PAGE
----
Capital Flight from a Small Developing Asia Pacific Economy

Azmat Gani*

*Corresponding author for this work

Research output: Contribution to journalReview articlepeer-review


Capital flight from a small developing country in the Asia Pacific region, Fiji, is estimated using a variant of the residual approach. The findings show that between 1991 and 2009, approximately US$5 billion, averaging some US$265 million per annum has leaked out of Fiji in the form of capital flight. On an annual average basis, this has translated into 12 percent of Fiji's gross domestic product; 19 percent of imports bills and 17 percent of lost tax revenues. The implications of this finding is that Fiji's policymakers need to institute policies that focus on long-term secure and stable business and political environment. Some of these may include making the domestic business and investment environment more attractive, reforming the foreign investment tax incentives, retaining qualified and skilled people, eliminating institutional weaknesses in banking systems, and effective enforcement of banking and customs regulations relating to transfers of financial capital.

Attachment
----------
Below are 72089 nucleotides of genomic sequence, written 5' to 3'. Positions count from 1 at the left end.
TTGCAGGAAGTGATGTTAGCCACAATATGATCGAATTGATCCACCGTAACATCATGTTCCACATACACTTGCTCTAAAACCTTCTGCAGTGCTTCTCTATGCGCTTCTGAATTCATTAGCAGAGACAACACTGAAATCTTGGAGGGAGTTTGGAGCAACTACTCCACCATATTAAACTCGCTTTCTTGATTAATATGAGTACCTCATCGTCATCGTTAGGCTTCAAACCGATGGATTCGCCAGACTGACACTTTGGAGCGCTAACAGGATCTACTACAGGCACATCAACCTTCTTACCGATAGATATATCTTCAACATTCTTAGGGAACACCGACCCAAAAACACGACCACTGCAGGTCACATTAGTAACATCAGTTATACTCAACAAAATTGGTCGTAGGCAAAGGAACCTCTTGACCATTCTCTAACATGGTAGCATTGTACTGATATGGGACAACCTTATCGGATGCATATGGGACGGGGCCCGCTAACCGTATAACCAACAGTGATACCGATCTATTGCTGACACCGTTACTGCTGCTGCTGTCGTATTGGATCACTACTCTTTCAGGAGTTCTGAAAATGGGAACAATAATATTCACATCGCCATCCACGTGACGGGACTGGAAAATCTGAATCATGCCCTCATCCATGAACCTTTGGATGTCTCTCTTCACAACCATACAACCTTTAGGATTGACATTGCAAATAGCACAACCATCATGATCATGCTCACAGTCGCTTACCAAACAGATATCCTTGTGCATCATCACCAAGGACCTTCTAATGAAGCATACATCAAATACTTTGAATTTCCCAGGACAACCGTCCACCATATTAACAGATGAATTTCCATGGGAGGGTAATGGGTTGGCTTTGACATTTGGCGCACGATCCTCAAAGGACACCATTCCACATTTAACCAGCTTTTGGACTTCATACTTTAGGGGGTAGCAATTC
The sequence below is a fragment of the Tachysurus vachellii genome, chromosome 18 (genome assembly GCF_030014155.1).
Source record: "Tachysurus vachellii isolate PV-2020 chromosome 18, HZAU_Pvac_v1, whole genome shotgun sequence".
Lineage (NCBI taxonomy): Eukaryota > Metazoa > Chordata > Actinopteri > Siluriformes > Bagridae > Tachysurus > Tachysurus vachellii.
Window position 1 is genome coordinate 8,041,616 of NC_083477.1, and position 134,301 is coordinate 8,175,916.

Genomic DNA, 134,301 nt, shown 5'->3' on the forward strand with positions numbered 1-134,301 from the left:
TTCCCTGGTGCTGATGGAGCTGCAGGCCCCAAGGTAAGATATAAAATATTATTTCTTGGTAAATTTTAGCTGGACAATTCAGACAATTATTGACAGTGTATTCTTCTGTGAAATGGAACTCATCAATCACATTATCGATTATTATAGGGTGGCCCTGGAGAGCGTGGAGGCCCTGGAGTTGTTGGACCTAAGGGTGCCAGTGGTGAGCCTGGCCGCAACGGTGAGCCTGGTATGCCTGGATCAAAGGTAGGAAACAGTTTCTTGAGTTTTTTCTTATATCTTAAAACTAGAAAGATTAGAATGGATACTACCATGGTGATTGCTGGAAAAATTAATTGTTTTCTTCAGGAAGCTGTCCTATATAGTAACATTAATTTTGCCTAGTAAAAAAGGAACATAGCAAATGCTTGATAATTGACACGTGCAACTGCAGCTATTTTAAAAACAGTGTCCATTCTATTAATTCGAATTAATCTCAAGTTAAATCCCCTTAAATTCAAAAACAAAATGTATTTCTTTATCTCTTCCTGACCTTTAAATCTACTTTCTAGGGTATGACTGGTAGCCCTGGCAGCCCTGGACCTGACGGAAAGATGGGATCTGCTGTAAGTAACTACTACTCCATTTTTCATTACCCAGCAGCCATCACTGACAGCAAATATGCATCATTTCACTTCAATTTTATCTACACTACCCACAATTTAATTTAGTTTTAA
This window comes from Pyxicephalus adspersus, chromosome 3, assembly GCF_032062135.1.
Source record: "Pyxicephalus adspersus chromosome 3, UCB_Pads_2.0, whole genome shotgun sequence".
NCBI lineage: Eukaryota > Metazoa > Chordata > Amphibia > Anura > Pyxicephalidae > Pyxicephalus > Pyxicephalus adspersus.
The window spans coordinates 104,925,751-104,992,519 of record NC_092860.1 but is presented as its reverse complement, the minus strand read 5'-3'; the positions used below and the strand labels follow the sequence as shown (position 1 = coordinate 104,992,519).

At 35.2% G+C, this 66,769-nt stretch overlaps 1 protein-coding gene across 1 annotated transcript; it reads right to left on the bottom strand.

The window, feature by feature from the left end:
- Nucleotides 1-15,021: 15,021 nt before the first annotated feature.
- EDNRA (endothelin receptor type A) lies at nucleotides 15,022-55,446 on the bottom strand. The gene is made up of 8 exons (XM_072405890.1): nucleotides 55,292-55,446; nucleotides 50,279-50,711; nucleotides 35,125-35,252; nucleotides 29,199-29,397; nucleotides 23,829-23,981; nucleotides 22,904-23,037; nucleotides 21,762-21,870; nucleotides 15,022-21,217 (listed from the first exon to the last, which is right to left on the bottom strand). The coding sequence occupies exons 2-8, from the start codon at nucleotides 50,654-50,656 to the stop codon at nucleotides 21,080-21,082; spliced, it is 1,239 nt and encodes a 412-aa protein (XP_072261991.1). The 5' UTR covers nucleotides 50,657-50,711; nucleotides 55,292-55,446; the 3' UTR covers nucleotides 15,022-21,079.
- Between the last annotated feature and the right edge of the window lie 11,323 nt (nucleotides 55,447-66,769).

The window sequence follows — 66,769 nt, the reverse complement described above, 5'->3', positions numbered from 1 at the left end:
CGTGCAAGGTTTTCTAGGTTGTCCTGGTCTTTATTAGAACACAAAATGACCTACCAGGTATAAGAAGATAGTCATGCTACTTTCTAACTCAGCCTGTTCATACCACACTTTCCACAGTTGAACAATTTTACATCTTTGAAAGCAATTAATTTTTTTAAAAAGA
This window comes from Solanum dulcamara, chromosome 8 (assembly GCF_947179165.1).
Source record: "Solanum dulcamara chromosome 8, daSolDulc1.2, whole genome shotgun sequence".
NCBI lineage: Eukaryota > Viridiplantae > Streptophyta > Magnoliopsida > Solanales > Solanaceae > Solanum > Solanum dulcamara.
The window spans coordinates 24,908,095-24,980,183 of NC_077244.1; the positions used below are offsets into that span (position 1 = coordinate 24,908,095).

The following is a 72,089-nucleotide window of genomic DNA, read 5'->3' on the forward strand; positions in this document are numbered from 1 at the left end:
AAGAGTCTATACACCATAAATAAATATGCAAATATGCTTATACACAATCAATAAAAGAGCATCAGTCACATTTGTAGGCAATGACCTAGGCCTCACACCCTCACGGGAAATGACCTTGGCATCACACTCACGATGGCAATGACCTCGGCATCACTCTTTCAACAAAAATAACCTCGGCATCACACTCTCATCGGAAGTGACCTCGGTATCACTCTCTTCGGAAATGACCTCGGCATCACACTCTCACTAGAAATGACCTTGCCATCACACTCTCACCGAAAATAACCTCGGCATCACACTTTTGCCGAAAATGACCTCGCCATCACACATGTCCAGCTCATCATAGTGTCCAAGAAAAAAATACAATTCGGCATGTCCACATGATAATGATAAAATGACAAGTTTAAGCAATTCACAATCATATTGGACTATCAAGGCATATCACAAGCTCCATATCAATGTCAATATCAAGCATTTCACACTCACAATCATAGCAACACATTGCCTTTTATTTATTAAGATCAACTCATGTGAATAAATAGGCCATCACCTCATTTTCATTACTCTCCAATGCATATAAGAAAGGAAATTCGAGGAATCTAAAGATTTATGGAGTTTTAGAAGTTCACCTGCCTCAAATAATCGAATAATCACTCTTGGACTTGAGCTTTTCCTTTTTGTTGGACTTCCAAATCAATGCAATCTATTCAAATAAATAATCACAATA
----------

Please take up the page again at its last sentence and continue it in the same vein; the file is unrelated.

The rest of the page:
Original languageEnglish
Pages (from-to)303-318
Number of pages16
JournalPerspectives on Global Development and Technology
Issue number3
Publication statusPublished - 2016


  • Capital flight
  • Fiji
  • Gross Domestic Product
  • Investment
  • Political environment

ASJC Scopus subject areas

  • Geography, Planning and Development
  • Development
  • Political Science and International Relations


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